But it's not just that. For those who are not familiar with GUIDs is when you create a file or database, if you want, instead of just naming it with something that you'll recognize when you do backups, when you do maintenance, instead of giving it a name, it's going to add a bunch of letters and numbers together because that's how it's going to recognize it.

But no human is going to be able to pinpoint or recognize it quickly. It's horrid. And there's tons of little other things that are simply not configured well. If you're setting up the distributed cache, which is a feature of SharePoint, that's going to be done with PowerShell. If you're installing Office Web App Server, this is the ability to be able to view and edit documents directly on the web without having Office installed on your computer, that's done through PowerShell.

You need to make sure that you do not use the interface. There is more, guys, to configuring SharePoint than creating web applications and site collections. And whether I've gone as a consultant, or I've seen this done as a customer, I've seen this too many times.

You get SharePoint, you use the interface to install, next, next, next. Then there's a configuration wizard that proposes to configure everything for you-- badly, I might add-- puts everything under one web application. Anyway, it gets that done, and then what you do? You start creating the web applications, which is the shell for site collection.

Everybody remembers site collections? I hope so. There's going to be a pop quiz at the end. So when you create site collections, that's great. But what you're really missing is all the configuration that comes before you start creating these shells where people create content.

I'll show you the benchmark test if you don't believe me. The most common mistake is actually very basic. Not enough disk, or rather the speed of your hard disk or hard drives are not fast enough for the reads and writes that SQL Server needs to do for your SharePoint environment. So of course, you've got to make sure that you've got enough CPU power.

You've got enough RAM to get all of the requests. That really depends on what you're going to do with your SharePoint. But there's one very interesting thing. Did you know that when you install SharePoint or when you connect a new drive, it formats the hard drive in what we call NTFS. Don't worry if you don't know what that is. What's important is that by default, the allocation sectors are 4K. Which, if you want it this size that it can write at the time-- and I won't go into many of the details.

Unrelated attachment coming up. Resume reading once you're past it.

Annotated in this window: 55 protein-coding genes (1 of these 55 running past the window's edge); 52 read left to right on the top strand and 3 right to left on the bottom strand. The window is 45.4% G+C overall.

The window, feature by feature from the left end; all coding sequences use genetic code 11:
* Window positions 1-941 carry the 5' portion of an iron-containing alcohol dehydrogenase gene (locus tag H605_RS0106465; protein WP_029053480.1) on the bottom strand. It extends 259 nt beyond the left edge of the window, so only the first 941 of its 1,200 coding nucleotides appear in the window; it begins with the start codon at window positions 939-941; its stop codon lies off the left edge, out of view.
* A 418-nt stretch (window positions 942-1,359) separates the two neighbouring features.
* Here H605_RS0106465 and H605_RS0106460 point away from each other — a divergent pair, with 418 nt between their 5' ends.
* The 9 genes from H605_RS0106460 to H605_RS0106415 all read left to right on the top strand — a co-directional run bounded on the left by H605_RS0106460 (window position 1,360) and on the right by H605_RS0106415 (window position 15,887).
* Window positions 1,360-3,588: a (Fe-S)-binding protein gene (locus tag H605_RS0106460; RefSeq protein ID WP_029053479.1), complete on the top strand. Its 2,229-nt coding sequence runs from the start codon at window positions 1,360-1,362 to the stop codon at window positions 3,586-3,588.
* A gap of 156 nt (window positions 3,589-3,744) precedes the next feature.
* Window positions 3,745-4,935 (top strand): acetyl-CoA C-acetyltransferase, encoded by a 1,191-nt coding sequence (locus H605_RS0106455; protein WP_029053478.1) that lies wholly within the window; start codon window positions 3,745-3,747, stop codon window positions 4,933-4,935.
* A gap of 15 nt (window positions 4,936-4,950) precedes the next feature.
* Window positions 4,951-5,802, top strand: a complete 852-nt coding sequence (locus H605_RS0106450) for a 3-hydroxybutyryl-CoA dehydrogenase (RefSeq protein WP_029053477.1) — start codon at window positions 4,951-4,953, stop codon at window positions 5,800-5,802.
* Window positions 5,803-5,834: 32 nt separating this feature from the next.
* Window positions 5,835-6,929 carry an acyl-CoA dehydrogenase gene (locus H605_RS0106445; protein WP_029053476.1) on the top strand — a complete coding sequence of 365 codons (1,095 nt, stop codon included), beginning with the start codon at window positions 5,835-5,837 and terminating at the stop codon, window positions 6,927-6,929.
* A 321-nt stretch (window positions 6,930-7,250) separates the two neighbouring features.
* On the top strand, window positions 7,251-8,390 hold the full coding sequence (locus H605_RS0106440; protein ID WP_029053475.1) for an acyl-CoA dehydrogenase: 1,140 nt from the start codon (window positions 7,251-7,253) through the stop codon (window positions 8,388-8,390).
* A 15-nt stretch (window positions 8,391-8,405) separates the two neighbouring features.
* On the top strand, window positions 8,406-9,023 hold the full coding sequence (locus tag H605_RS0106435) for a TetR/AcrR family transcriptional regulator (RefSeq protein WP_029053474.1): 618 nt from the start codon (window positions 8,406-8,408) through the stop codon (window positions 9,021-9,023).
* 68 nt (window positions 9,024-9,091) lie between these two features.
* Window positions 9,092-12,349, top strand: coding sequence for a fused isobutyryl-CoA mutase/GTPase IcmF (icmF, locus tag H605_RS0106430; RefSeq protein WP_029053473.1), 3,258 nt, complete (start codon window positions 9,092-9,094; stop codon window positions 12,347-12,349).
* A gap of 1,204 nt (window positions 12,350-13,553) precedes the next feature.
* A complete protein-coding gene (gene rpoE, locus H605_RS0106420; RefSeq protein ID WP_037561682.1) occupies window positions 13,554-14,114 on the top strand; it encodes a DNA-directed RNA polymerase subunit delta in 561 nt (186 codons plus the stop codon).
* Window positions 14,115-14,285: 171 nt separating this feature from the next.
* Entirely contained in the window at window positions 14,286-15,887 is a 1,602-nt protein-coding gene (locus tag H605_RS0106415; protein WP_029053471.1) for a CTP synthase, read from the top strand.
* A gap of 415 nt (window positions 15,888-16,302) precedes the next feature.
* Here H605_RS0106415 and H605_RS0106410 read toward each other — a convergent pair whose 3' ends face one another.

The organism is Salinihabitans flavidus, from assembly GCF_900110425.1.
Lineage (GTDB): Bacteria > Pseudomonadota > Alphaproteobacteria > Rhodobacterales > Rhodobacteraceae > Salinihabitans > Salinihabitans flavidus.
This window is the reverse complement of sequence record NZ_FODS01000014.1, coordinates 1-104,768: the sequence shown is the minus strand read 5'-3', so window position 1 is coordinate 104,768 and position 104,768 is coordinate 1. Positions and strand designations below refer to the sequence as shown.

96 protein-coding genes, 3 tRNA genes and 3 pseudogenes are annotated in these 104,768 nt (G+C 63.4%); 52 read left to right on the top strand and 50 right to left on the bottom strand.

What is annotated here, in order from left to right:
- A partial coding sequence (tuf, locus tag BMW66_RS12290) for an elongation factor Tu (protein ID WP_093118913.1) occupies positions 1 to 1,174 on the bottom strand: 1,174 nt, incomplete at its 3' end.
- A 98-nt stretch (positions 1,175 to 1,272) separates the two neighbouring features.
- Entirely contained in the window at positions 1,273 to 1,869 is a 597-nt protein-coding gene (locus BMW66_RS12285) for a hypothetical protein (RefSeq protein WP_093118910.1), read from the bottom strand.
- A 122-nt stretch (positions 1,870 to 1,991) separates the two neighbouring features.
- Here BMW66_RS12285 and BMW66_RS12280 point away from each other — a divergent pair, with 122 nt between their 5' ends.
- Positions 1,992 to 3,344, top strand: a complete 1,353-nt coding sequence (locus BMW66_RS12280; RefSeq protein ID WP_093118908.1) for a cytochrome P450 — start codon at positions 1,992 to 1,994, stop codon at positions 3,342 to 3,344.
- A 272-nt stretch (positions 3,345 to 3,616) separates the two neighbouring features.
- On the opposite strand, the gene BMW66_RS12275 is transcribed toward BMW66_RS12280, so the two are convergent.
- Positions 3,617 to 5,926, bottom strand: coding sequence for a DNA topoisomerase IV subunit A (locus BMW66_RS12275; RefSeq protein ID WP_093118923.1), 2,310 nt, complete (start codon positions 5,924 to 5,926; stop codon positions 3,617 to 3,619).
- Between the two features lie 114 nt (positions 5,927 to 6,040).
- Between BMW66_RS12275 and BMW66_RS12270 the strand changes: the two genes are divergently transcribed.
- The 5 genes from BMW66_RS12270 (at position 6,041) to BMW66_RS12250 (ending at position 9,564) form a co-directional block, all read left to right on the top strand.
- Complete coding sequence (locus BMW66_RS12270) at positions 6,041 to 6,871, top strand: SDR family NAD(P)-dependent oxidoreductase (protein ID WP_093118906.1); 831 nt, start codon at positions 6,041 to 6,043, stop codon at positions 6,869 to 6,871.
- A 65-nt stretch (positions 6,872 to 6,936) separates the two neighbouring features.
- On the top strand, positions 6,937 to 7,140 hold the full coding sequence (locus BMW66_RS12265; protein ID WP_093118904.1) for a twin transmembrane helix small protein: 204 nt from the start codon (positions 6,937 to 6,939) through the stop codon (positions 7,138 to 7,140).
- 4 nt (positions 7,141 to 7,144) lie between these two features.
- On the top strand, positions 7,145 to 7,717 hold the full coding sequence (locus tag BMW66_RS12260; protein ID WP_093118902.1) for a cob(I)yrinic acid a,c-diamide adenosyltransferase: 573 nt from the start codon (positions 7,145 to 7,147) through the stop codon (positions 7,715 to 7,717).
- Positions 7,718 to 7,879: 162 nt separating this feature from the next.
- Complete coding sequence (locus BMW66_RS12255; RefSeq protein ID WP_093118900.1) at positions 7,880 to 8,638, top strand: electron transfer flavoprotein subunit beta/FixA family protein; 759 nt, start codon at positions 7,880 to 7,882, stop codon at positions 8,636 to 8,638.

I know not everyone is interested with this. This can only be done once you format your drive. So if your SharePoint is already running, tough luck. This has to be done while you set up your SQL Server. And what you can do is format your drive to allow larger allocation clusters. The next thing to do at your SQL Server is to change the initial size of your database. If you want to change-- here's what happens.

You create a new site collection or you create a new web application. This is where SharePoint stores things. It's a database server. And if, when you create that database, it only creates a database of megabytes, but you know your intranet is going to be at least gigs, well then put your initial size at at least 75 gigs or gigs.

There's no use letting the database do an auto growth, which is another very bad out-of-the-box configuration, if you want. Because the auto growth settings of your database is by one megabyte. If you had a document in your document library, if you had a document in your document library, the document library is of 10 mo.

And your database size is of one mo. If you add that document, the auto growth setting will tell, oh, there's a 10 megabyte document coming. We're not going to take an extra 10 megabytes.

We're going to take one, see if that's good enough. OK, let's take one. Is that good enough? OK, let's take one more. So the auto growth, go ahead and set it up so that it grows by a lot more than one megabyte at a time.

Which brings me to this other setting, Instant File Initialization. So you know that everybody has heard of this at some point in time, whether you were at the computer class at school. Computers store things in ones and zeroes, right?